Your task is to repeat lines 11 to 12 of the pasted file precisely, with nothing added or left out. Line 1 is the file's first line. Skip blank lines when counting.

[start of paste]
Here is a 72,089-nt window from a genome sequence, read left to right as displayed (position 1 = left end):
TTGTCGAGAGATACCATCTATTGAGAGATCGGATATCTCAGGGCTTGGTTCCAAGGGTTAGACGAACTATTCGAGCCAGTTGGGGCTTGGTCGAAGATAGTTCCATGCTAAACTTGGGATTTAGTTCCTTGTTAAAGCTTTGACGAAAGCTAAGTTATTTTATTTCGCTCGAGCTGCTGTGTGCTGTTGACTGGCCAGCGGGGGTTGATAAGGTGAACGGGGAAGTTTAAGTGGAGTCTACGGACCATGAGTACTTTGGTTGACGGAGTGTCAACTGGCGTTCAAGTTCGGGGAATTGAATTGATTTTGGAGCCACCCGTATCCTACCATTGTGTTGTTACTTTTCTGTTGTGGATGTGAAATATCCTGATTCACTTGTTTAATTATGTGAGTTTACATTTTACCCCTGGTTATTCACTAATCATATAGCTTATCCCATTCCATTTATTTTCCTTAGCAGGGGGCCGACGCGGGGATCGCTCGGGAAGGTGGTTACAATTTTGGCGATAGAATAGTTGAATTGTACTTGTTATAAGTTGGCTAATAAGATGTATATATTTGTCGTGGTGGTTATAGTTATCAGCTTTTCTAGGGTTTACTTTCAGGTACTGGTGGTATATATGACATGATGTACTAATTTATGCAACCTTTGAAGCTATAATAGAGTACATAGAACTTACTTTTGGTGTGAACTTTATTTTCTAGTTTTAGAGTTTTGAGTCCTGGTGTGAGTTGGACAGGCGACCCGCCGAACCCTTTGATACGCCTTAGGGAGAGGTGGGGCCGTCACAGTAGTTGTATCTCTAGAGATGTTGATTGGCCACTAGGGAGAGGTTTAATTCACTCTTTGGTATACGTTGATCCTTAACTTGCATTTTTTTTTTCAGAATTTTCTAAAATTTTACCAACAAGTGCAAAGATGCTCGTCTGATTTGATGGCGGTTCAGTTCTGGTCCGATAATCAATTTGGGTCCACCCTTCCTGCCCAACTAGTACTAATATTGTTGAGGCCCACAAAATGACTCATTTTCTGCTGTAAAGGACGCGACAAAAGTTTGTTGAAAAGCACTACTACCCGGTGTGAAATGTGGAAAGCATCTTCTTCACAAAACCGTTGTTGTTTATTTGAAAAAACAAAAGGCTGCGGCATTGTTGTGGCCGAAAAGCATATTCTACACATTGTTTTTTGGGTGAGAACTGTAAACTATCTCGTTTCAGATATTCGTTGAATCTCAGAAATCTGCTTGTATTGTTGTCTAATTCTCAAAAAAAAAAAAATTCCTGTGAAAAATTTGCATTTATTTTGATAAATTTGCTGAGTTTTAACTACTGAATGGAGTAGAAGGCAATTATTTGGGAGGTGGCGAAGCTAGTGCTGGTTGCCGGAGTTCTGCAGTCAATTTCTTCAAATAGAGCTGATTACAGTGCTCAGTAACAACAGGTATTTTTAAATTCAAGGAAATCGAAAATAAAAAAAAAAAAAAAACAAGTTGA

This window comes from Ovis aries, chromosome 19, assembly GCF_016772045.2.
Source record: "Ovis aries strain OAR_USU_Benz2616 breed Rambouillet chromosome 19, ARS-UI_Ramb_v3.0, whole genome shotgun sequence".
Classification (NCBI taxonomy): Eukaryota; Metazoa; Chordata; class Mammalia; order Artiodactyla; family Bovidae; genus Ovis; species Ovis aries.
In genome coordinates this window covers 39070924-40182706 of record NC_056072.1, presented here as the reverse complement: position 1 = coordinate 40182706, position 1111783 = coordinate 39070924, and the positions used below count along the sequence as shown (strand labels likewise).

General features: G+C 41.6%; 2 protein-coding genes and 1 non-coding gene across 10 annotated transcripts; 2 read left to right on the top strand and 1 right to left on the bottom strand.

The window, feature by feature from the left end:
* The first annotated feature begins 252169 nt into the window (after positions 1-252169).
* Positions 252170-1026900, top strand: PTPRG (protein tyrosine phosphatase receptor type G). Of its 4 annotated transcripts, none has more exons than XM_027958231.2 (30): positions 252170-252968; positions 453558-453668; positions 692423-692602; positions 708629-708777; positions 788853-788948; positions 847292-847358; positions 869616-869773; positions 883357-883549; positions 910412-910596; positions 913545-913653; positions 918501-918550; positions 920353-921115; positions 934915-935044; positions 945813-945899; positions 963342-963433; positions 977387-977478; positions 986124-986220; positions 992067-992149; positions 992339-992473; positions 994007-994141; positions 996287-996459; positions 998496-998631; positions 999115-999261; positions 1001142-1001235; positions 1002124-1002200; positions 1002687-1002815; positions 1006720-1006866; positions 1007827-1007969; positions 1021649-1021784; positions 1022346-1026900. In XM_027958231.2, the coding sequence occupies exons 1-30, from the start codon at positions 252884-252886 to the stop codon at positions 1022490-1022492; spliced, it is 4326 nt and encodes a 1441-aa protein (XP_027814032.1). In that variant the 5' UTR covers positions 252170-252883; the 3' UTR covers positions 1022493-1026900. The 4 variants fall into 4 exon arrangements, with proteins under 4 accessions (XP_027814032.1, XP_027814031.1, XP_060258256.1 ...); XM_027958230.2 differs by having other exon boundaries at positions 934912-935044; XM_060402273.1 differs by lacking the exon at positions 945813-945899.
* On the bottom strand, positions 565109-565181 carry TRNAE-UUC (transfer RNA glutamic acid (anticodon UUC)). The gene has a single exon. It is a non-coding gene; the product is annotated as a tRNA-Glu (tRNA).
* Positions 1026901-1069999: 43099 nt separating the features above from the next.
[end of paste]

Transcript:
* On the bottom strand, positions 565109-565181 carry TRNAE-UUC (transfer RNA glutamic acid (anticodon UUC)). The gene has a single exon. It is a non-coding gene; the product is annotated as a tRNA-Glu (tRNA).
* Positions 1026901-1069999: 43099 nt separating the features above from the next.